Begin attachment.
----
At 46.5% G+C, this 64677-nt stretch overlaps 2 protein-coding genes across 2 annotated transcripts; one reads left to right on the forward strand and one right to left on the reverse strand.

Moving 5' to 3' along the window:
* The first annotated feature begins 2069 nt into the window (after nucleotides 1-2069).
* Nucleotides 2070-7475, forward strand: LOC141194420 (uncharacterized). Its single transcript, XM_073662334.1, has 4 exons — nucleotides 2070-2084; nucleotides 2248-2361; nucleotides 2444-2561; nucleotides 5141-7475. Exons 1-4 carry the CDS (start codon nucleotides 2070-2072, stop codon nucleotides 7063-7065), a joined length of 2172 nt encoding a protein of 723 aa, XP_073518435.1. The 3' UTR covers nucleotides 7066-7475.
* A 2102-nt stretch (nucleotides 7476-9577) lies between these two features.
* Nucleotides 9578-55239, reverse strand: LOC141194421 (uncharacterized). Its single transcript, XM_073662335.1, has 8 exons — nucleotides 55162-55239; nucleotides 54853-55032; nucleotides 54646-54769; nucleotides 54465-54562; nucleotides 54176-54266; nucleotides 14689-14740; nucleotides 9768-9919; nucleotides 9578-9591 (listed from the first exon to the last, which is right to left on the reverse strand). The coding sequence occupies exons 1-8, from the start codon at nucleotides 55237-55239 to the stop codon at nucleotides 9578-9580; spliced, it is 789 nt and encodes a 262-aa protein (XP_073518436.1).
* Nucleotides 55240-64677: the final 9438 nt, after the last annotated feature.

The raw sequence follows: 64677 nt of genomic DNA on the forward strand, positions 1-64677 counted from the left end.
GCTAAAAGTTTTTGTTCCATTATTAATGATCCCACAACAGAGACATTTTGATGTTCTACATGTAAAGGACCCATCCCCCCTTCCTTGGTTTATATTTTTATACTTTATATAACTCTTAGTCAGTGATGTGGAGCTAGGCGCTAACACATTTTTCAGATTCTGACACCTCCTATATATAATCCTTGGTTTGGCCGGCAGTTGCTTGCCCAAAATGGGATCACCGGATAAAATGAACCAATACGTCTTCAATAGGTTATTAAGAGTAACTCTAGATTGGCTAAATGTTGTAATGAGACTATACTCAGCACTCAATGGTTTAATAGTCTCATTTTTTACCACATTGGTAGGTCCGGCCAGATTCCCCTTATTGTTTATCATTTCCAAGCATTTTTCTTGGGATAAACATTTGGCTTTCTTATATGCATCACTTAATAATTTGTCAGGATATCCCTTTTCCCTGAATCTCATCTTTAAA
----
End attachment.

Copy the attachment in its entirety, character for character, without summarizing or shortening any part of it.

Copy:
At 46.5% G+C, this 64677-nt stretch overlaps 2 protein-coding genes across 2 annotated transcripts; one reads left to right on the forward strand and one right to left on the reverse strand.

Moving 5' to 3' along the window:
* The first annotated feature begins 2069 nt into the window (after nucleotides 1-2069).
* Nucleotides 2070-7475, forward strand: LOC141194420 (uncharacterized). Its single transcript, XM_073662334.1, has 4 exons — nucleotides 2070-2084; nucleotides 2248-2361; nucleotides 2444-2561; nucleotides 5141-7475. Exons 1-4 carry the CDS (start codon nucleotides 2070-2072, stop codon nucleotides 7063-7065), a joined length of 2172 nt encoding a protein of 723 aa, XP_073518435.1. The 3' UTR covers nucleotides 7066-7475.
* A 2102-nt stretch (nucleotides 7476-9577) lies between these two features.
* Nucleotides 9578-55239, reverse strand: LOC141194421 (uncharacterized). Its single transcript, XM_073662335.1, has 8 exons — nucleotides 55162-55239; nucleotides 54853-55032; nucleotides 54646-54769; nucleotides 54465-54562; nucleotides 54176-54266; nucleotides 14689-14740; nucleotides 9768-9919; nucleotides 9578-9591 (listed from the first exon to the last, which is right to left on the reverse strand). The coding sequence occupies exons 1-8, from the start codon at nucleotides 55237-55239 to the stop codon at nucleotides 9578-9580; spliced, it is 789 nt and encodes a 262-aa protein (XP_073518436.1).
* Nucleotides 55240-64677: the final 9438 nt, after the last annotated feature.

The raw sequence follows: 64677 nt of genomic DNA on the forward strand, positions 1-64677 counted from the left end.
GCTAAAAGTTTTTGTTCCATTATTAATGATCCCACAACAGAGACATTTTGATGTTCTACATGTAAAGGACCCATCCCCCCTTCCTTGGTTTATATTTTTATACTTTATATAACTCTTAGTCAGTGATGTGGAGCTAGGCGCTAACACATTTTTCAGATTCTGACACCTCCTATATATAATCCTTGGTTTGGCCGGCAGTTGCTTGCCCAAAATGGGATCACCGGATAAAATGAACCAATACGTCTTCAATAGGTTATTAAGAGTAACTCTAGATTGGCTAAATGTTGTAATGAGACTATACTCAGCACTCAATGGTTTAATAGTCTCATTTTTTACCACATTGGTAGGTCCGGCCAGATTCCCCTTATTGTTTATCATTTCCAAGCATTTTTCTTGGGATAAACATTTGGCTTTCTTATATGCATCACTTAATAATTTGTCAGGATATCCCTTTTCCCTGAATCTCATCTTTAAA